Like youth movements of the early 1960s, the counterculture of the late 1960s was concerned with idealism and authenticity; however, this later movement had its own distinct qualities which set it far apart from the early 60s. As Richard Goldstein phrases it in “San Francisco Bray”, this movement was “authentically expressive” with a “psychedelic ethic” (B&B, 249 and 248). The key word here is expressive. The musical performances became shared experiences between musicians and the audience, physical styles boldly rebelled against mainstream norms, and drug use was a tool used in hopes to expand minds and reestablish human connections. The counterculture of the late 1960s was louder, more theatrical, and more focused on mind-expansion and physical expressions of going against the mainstream. The counterculture of the late 1960s was distinctly expressive, as is clear in the theatrical performances of musicians like Janis Joplin and the psychedelic lighting and style of bands like Jefferson Airplane. The counterculture was an attempt of the youth to establish community grounded in idealism and rebellion expressed through style, music, sexuality, and drug use.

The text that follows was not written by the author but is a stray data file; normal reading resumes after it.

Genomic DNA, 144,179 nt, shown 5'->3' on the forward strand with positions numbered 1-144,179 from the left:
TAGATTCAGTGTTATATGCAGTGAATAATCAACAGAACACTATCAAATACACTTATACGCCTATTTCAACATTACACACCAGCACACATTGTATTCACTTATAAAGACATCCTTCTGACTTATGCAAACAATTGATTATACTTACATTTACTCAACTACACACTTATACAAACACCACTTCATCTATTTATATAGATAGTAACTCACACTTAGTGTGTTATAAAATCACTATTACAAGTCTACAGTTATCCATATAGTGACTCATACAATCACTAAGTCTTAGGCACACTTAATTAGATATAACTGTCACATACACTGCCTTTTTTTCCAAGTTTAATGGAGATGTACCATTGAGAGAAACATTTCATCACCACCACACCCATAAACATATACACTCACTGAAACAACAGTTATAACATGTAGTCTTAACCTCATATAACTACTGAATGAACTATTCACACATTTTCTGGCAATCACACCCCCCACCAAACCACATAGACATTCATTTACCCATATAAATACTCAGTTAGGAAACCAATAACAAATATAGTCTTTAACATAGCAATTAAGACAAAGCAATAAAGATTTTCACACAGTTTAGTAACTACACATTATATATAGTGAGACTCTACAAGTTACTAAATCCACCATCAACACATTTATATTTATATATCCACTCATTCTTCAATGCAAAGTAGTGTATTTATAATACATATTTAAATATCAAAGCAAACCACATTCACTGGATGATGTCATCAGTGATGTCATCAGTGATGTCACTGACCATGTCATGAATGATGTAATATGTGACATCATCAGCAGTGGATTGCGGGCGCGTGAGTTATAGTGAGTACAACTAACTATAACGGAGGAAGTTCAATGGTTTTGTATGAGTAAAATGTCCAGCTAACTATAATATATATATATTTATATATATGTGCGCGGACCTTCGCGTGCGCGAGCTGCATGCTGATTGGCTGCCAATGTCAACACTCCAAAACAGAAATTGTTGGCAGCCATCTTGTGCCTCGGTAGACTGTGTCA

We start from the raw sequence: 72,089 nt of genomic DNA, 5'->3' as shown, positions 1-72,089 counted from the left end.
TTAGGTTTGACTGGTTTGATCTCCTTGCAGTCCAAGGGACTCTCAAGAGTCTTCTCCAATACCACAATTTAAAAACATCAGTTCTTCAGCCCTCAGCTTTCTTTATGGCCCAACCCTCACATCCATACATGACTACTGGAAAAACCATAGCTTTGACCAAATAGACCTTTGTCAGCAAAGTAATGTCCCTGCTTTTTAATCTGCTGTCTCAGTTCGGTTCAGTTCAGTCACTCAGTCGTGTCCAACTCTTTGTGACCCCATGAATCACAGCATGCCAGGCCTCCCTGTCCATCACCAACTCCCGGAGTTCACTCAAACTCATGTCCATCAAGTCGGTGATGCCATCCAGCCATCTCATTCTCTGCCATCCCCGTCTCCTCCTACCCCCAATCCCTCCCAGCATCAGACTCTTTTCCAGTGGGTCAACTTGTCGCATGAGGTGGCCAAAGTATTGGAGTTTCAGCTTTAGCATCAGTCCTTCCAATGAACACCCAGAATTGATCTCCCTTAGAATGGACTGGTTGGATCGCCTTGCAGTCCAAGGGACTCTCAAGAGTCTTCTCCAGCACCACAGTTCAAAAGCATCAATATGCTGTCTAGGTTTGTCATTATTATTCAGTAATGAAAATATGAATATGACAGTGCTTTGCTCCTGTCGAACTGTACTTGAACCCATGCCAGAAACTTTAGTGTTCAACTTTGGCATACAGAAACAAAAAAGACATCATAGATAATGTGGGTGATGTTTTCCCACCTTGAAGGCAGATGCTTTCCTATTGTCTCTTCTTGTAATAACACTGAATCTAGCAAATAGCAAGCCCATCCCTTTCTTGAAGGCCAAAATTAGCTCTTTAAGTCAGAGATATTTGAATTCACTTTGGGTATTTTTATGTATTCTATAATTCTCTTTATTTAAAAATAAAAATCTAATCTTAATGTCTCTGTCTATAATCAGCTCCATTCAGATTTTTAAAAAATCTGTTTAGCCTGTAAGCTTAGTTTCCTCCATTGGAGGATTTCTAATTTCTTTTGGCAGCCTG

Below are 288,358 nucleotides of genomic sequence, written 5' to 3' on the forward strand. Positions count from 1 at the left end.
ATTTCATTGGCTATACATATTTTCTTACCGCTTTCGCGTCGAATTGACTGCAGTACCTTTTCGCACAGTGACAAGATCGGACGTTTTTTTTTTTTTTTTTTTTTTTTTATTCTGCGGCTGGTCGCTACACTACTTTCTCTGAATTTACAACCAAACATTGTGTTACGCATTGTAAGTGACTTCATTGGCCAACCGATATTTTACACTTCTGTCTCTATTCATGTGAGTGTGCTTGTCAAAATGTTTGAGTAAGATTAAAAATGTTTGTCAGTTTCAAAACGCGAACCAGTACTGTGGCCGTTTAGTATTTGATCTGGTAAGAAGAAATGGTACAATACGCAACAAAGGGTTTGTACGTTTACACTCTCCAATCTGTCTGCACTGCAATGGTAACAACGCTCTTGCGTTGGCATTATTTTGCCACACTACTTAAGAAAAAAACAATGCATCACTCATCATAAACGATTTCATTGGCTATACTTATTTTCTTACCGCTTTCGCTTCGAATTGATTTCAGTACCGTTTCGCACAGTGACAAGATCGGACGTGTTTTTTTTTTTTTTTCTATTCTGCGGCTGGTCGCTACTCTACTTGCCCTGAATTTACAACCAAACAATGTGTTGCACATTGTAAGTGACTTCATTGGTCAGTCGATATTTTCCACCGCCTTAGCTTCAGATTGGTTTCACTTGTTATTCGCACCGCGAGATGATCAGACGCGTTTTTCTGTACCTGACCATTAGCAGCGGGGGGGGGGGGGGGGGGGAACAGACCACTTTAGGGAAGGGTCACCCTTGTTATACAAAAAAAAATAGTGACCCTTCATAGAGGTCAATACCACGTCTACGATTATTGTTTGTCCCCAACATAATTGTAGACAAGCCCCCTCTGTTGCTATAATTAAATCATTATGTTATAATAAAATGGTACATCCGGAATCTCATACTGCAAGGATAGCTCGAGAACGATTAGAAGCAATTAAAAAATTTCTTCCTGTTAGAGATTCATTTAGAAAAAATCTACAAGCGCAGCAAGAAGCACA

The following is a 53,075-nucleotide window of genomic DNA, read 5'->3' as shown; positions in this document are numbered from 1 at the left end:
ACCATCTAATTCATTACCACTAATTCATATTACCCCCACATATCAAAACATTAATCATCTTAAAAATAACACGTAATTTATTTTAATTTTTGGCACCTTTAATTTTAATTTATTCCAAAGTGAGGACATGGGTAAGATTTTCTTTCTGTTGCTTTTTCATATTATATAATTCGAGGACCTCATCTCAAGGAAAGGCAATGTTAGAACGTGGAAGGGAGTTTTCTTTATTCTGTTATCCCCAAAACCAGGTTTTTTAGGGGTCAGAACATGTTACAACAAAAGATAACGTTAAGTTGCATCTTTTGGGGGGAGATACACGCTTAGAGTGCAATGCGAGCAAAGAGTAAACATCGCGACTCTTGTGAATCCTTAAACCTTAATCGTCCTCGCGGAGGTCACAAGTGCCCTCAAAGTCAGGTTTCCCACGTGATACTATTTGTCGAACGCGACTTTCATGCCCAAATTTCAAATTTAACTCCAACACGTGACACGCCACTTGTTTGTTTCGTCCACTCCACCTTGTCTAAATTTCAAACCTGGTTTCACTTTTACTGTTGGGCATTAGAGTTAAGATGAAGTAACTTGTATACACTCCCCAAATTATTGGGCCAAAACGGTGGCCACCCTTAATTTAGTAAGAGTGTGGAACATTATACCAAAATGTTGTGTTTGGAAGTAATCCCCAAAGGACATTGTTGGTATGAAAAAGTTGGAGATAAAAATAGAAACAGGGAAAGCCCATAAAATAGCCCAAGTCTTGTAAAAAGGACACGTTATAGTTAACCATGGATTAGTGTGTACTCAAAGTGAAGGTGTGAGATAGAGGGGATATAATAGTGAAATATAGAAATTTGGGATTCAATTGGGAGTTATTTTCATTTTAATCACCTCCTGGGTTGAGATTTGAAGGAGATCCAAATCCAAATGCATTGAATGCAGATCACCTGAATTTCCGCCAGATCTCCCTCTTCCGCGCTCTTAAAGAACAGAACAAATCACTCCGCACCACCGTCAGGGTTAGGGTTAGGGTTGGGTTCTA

The distinct focus on overt expression of authenticity in the late 1960s counterculture was a clear departure from the youth movements of the early 60s. The differences are clear in the music of the two times. The music of Joan Baez in the early 60s, for example, greatly contrasts the later music of Janis Joplin. Watching Baez perform “I Never Will Marry,” in the early 1960s, one sees a calm performance that the audience watches; on the other hand, videos of Janis Joplin performing “Ball and Chain,” in 1967 reveal a shared experience between Joplin and her audience. Joplin’s performance is soulful and emotional. She dances with the audience, blurring the line between performer and audience as they all express themselves through dance and shared experience. A huge part of this authentic expression revolved around the concert experience. Performer-audience connection and setting were key to creating a sense of community. Danny Sugerman’s description of Jim Morrison’s performance makes this point even clearer. Sugerman details Morrison’s style and theatrical expression: “In black leather, with long brown hair and angelic features, the singer was a phantom, staggering across the stage, about to fall but somehow keeping his balance… he dropped back, and leapt forward, throwing his face at ours… the audience, who were already on the edge of their seats, were bolted and locked in the Doors’ current” (B&B, 252).